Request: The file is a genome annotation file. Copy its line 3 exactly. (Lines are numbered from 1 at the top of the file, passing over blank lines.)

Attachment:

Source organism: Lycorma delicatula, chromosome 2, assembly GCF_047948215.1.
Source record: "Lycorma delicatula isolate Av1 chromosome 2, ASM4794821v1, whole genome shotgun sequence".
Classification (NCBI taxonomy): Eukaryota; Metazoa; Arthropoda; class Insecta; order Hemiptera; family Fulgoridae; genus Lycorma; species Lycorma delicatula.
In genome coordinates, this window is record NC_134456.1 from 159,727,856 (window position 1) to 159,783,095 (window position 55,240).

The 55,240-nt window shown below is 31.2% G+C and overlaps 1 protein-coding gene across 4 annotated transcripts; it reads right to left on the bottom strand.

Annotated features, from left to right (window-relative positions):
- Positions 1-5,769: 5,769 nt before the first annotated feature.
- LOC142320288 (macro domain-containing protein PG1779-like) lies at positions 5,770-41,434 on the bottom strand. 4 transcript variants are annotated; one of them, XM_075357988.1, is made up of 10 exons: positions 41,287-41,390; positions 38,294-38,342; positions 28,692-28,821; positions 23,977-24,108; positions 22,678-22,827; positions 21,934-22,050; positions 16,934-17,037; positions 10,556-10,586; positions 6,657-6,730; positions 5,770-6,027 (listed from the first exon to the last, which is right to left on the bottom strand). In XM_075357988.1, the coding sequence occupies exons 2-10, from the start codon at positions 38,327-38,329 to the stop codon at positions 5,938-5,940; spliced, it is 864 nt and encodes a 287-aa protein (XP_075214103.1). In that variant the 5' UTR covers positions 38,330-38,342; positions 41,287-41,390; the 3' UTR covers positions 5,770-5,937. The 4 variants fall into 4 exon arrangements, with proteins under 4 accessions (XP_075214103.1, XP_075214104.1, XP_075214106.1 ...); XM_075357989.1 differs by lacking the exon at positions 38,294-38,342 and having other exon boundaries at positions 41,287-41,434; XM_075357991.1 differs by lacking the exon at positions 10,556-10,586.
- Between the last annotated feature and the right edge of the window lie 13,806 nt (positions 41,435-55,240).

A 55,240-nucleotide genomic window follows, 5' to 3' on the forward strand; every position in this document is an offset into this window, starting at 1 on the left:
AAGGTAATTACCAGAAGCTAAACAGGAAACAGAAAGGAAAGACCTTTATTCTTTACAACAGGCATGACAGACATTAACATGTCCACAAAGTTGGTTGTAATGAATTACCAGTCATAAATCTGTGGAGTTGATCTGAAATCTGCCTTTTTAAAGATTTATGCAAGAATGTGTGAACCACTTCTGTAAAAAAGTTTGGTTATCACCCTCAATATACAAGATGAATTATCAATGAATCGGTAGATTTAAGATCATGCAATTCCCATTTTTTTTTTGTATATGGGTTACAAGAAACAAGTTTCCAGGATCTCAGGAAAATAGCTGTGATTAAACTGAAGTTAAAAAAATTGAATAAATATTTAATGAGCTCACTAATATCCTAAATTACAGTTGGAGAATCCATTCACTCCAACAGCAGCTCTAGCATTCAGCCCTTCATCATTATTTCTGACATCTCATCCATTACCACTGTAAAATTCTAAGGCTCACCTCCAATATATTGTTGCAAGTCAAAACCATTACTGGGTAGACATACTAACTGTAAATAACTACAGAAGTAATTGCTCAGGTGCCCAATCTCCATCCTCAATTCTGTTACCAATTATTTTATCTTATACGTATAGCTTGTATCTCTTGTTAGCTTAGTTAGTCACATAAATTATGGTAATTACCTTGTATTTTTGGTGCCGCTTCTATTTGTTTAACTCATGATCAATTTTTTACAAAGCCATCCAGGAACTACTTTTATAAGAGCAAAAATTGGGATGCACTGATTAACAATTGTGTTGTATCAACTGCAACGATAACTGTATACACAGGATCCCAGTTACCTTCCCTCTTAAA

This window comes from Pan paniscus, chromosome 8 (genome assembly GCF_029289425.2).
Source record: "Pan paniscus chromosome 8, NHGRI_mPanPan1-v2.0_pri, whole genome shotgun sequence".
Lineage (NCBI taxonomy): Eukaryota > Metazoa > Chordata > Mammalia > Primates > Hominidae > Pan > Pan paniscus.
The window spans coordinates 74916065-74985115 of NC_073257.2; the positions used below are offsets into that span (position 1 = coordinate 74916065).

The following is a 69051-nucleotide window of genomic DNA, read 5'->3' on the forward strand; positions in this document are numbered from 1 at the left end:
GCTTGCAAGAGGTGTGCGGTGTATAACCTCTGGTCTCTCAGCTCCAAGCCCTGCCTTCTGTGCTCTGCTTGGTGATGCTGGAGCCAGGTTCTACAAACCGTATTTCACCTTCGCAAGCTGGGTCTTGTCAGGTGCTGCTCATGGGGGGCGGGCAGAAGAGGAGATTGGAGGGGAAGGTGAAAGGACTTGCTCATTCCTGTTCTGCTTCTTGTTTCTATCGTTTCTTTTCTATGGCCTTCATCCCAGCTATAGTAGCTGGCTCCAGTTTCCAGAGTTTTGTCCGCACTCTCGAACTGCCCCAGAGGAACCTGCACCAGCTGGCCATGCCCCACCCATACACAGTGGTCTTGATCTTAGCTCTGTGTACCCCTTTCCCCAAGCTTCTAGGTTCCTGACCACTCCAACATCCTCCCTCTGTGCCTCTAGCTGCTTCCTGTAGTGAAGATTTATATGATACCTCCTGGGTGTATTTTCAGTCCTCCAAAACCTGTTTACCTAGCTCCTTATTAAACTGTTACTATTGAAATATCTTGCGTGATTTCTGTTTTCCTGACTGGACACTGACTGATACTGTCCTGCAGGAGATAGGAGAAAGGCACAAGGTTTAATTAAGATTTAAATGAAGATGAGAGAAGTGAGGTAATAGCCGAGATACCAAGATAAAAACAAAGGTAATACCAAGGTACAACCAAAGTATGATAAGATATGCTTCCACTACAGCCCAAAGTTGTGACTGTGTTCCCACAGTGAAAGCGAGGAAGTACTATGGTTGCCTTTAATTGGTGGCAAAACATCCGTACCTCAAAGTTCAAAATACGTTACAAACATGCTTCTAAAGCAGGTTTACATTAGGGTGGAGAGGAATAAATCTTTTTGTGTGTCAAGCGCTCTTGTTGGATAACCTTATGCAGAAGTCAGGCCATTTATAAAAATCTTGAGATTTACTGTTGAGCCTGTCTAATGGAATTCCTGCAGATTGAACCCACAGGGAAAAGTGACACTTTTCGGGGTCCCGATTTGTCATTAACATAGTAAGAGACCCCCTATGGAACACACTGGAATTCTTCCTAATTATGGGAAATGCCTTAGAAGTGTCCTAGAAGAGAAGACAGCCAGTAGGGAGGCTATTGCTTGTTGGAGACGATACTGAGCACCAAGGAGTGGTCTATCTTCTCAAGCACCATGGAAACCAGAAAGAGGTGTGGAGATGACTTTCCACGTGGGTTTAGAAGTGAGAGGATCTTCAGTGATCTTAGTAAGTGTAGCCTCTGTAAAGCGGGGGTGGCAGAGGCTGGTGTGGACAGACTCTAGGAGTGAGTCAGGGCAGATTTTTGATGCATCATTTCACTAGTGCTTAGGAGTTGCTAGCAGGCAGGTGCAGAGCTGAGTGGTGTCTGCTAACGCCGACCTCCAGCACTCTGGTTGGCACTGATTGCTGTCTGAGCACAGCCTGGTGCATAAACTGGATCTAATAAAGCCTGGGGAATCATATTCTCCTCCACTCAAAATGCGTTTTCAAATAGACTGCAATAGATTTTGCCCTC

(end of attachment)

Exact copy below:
Classification (NCBI taxonomy): Eukaryota; Metazoa; Arthropoda; class Insecta; order Hemiptera; family Fulgoridae; genus Lycorma; species Lycorma delicatula.